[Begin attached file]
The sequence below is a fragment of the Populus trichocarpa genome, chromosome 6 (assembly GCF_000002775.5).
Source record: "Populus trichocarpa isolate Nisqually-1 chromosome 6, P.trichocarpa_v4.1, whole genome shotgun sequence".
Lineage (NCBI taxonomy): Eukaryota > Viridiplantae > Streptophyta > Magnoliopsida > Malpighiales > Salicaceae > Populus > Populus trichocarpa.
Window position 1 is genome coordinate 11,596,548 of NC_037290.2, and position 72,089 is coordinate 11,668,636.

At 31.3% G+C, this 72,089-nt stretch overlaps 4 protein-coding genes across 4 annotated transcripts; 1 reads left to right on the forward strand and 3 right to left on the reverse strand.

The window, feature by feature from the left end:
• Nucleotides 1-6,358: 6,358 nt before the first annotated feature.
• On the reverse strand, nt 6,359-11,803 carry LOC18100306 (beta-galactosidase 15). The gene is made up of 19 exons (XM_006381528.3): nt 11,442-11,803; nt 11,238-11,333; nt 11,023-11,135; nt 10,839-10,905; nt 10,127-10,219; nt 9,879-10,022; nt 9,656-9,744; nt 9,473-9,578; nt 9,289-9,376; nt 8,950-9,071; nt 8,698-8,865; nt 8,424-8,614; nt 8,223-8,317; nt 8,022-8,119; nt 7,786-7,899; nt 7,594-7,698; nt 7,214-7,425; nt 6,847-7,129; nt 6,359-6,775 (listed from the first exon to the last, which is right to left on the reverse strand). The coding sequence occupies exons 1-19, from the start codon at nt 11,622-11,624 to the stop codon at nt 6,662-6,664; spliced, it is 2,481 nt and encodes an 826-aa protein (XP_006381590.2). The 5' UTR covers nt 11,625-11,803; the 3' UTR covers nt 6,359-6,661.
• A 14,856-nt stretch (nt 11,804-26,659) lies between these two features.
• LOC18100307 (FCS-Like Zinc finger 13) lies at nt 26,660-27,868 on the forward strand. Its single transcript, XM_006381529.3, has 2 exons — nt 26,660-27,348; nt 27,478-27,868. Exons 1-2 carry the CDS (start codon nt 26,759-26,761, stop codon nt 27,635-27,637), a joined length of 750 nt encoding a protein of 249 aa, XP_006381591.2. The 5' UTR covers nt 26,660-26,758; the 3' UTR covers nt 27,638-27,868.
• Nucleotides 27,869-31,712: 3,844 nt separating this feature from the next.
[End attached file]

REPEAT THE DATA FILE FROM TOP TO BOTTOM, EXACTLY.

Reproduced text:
The sequence below is a fragment of the Populus trichocarpa genome, chromosome 6 (assembly GCF_000002775.5).
Source record: "Populus trichocarpa isolate Nisqually-1 chromosome 6, P.trichocarpa_v4.1, whole genome shotgun sequence".
Lineage (NCBI taxonomy): Eukaryota > Viridiplantae > Streptophyta > Magnoliopsida > Malpighiales > Salicaceae > Populus > Populus trichocarpa.
Window position 1 is genome coordinate 11,596,548 of NC_037290.2, and position 72,089 is coordinate 11,668,636.

At 31.3% G+C, this 72,089-nt stretch overlaps 4 protein-coding genes across 4 annotated transcripts; 1 reads left to right on the forward strand and 3 right to left on the reverse strand.

The window, feature by feature from the left end:
• Nucleotides 1-6,358: 6,358 nt before the first annotated feature.
• On the reverse strand, nt 6,359-11,803 carry LOC18100306 (beta-galactosidase 15). The gene is made up of 19 exons (XM_006381528.3): nt 11,442-11,803; nt 11,238-11,333; nt 11,023-11,135; nt 10,839-10,905; nt 10,127-10,219; nt 9,879-10,022; nt 9,656-9,744; nt 9,473-9,578; nt 9,289-9,376; nt 8,950-9,071; nt 8,698-8,865; nt 8,424-8,614; nt 8,223-8,317; nt 8,022-8,119; nt 7,786-7,899; nt 7,594-7,698; nt 7,214-7,425; nt 6,847-7,129; nt 6,359-6,775 (listed from the first exon to the last, which is right to left on the reverse strand). The coding sequence occupies exons 1-19, from the start codon at nt 11,622-11,624 to the stop codon at nt 6,662-6,664; spliced, it is 2,481 nt and encodes an 826-aa protein (XP_006381590.2). The 5' UTR covers nt 11,625-11,803; the 3' UTR covers nt 6,359-6,661.
• A 14,856-nt stretch (nt 11,804-26,659) lies between these two features.
• LOC18100307 (FCS-Like Zinc finger 13) lies at nt 26,660-27,868 on the forward strand. Its single transcript, XM_006381529.3, has 2 exons — nt 26,660-27,348; nt 27,478-27,868. Exons 1-2 carry the CDS (start codon nt 26,759-26,761, stop codon nt 27,635-27,637), a joined length of 750 nt encoding a protein of 249 aa, XP_006381591.2. The 5' UTR covers nt 26,660-26,758; the 3' UTR covers nt 27,638-27,868.
• Nucleotides 27,869-31,712: 3,844 nt separating this feature from the next.